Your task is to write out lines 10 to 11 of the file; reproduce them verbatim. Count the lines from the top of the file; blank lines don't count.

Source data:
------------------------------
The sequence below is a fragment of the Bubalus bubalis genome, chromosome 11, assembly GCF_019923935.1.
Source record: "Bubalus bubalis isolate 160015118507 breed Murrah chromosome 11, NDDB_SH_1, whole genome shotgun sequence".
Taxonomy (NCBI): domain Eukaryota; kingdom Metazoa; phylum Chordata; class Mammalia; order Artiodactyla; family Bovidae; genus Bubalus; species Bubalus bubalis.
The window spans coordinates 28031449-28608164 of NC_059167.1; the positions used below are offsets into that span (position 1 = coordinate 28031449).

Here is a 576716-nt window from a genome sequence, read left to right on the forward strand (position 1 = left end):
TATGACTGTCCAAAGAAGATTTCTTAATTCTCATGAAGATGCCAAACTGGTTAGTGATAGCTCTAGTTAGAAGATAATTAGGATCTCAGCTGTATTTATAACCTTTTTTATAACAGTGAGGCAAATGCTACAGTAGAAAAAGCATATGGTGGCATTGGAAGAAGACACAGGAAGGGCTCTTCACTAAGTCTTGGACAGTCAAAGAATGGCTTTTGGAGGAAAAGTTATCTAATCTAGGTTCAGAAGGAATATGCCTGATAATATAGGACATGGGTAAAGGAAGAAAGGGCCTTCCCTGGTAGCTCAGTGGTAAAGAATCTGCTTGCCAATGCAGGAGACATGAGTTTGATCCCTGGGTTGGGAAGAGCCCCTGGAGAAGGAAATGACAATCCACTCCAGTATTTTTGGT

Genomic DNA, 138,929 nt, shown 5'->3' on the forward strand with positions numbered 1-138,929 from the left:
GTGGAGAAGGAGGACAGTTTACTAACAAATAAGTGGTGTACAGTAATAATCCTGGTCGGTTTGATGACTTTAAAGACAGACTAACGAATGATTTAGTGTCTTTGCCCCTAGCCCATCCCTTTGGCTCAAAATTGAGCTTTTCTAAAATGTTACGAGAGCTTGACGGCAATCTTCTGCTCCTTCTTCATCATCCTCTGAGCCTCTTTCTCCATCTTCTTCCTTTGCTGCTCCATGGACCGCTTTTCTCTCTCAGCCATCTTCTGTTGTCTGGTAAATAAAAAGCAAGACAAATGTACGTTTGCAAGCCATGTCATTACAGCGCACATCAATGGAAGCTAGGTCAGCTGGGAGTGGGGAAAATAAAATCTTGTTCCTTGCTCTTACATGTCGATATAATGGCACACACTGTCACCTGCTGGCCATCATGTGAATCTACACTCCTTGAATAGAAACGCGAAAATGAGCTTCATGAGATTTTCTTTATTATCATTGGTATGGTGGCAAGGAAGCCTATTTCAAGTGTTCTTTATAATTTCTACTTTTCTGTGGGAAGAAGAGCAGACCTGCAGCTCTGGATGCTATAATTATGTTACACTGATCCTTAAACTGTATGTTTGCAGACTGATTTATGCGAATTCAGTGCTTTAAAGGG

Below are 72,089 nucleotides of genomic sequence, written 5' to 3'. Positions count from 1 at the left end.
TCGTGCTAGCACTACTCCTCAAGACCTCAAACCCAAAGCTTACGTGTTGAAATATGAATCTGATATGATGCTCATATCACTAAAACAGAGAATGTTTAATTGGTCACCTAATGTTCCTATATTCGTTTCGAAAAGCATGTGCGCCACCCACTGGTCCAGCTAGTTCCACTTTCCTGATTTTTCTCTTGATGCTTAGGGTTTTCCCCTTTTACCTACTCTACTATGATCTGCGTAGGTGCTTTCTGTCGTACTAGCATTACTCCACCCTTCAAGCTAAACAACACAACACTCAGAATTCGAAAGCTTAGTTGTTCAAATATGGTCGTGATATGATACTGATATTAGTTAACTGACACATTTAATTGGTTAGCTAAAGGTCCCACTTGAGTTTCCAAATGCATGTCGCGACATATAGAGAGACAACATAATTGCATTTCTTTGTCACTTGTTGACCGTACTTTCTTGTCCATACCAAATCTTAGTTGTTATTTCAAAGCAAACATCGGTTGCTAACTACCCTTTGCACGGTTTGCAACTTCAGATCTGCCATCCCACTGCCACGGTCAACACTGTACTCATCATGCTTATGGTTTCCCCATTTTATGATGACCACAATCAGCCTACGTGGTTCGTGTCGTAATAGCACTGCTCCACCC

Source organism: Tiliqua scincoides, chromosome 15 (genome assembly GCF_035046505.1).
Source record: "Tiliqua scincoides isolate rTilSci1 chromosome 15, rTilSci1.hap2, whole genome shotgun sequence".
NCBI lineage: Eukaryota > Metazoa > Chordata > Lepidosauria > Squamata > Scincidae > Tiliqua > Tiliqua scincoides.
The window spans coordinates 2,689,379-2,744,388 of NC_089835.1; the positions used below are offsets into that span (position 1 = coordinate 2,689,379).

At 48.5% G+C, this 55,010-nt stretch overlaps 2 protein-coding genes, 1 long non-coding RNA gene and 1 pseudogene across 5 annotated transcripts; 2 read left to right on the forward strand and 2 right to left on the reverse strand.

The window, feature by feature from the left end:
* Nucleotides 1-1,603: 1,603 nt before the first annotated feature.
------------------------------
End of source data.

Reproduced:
TCGTGCTAGCACTACTCCTCAAGACCTCAAACCCAAAGCTTACGTGTTGAAATATGAATCTGATATGATGCTCATATCACTAAAACAGAGAATGTTTAATTGGTCACCTAATGTTCCTATATTCGTTTCGAAAAGCATGTGCGCCACCCACTGGTCCAGCTAGTTCCACTTTCCTGATTTTTCTCTTGATGCTTAGGGTTTTCCCCTTTTACCTACTCTACTATGATCTGCGTAGGTGCTTTCTGTCGTACTAGCATTACTCCACCCTTCAAGCTAAACAACACAACACTCAGAATTCGAAAGCTTAGTTGTTCAAATATGGTCGTGATATGATACTGATATTAGTTAACTGACACATTTAATTGGTTAGCTAAAGGTCCCACTTGAGTTTCCAAATGCATGTCGCGACATATAGAGAGACAACATAATTGCATTTCTTTGTCACTTGTTGACCGTACTTTCTTGTCCATACCAAATCTTAGTTGTTATTTCAAAGCAAACATCGGTTGCTAACTACCCTTTGCACGGTTTGCAACTTCAGATCTGCCATCCCACTGCCACGGTCAACACTGTACTCATCATGCTTATGGTTTCCCCATTTTATGATGACCACAATCAGCCTACGTGGTTCGTGTCGTAATAGCACTGCTCCACCC

Source organism: Tiliqua scincoides, chromosome 15 (genome assembly GCF_035046505.1).